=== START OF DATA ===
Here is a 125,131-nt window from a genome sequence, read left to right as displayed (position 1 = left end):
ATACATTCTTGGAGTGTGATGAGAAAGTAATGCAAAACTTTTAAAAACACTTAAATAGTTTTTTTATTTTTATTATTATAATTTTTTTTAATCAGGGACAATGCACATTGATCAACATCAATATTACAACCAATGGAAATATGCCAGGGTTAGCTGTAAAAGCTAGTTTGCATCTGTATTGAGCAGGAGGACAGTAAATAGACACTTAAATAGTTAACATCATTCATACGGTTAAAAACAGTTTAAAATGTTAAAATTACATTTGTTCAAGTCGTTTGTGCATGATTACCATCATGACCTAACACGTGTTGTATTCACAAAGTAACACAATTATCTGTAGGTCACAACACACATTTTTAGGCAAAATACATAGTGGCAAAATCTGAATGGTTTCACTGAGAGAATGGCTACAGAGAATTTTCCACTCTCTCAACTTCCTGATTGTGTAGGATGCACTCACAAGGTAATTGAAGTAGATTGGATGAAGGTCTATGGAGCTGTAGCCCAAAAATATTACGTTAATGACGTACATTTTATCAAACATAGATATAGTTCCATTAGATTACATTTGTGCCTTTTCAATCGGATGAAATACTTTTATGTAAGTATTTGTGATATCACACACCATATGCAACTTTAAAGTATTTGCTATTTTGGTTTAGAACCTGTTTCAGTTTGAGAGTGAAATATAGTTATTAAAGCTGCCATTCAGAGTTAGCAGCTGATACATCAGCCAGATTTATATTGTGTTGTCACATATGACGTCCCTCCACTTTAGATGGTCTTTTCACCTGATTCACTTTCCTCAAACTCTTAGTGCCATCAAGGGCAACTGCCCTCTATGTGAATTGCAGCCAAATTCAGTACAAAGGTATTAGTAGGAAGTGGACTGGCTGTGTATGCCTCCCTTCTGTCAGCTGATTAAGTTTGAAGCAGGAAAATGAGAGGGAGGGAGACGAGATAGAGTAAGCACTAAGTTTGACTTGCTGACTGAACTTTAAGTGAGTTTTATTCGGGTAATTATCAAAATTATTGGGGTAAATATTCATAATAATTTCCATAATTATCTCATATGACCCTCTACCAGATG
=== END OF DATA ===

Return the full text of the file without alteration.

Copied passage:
Here is a 125,131-nt window from a genome sequence, read left to right as displayed (position 1 = left end):
ATACATTCTTGGAGTGTGATGAGAAAGTAATGCAAAACTTTTAAAAACACTTAAATAGTTTTTTTATTTTTATTATTATAATTTTTTTTAATCAGGGACAATGCACATTGATCAACATCAATATTACAACCAATGGAAATATGCCAGGGTTAGCTGTAAAAGCTAGTTTGCATCTGTATTGAGCAGGAGGACAGTAAATAGACACTTAAATAGTTAACATCATTCATACGGTTAAAAACAGTTTAAAATGTTAAAATTACATTTGTTCAAGTCGTTTGTGCATGATTACCATCATGACCTAACACGTGTTGTATTCACAAAGTAACACAATTATCTGTAGGTCACAACACACATTTTTAGGCAAAATACATAGTGGCAAAATCTGAATGGTTTCACTGAGAGAATGGCTACAGAGAATTTTCCACTCTCTCAACTTCCTGATTGTGTAGGATGCACTCACAAGGTAATTGAAGTAGATTGGATGAAGGTCTATGGAGCTGTAGCCCAAAAATATTACGTTAATGACGTACATTTTATCAAACATAGATATAGTTCCATTAGATTACATTTGTGCCTTTTCAATCGGATGAAATACTTTTATGTAAGTATTTGTGATATCACACACCATATGCAACTTTAAAGTATTTGCTATTTTGGTTTAGAACCTGTTTCAGTTTGAGAGTGAAATATAGTTATTAAAGCTGCCATTCAGAGTTAGCAGCTGATACATCAGCCAGATTTATATTGTGTTGTCACATATGACGTCCCTCCACTTTAGATGGTCTTTTCACCTGATTCACTTTCCTCAAACTCTTAGTGCCATCAAGGGCAACTGCCCTCTATGTGAATTGCAGCCAAATTCAGTACAAAGGTATTAGTAGGAAGTGGACTGGCTGTGTATGCCTCCCTTCTGTCAGCTGATTAAGTTTGAAGCAGGAAAATGAGAGGGAGGGAGACGAGATAGAGTAAGCACTAAGTTTGACTTGCTGACTGAACTTTAAGTGAGTTTTATTCGGGTAATTATCAAAATTATTGGGGTAAATATTCATAATAATTTCCATAATTATCTCATATGACCCTCTACCAGATG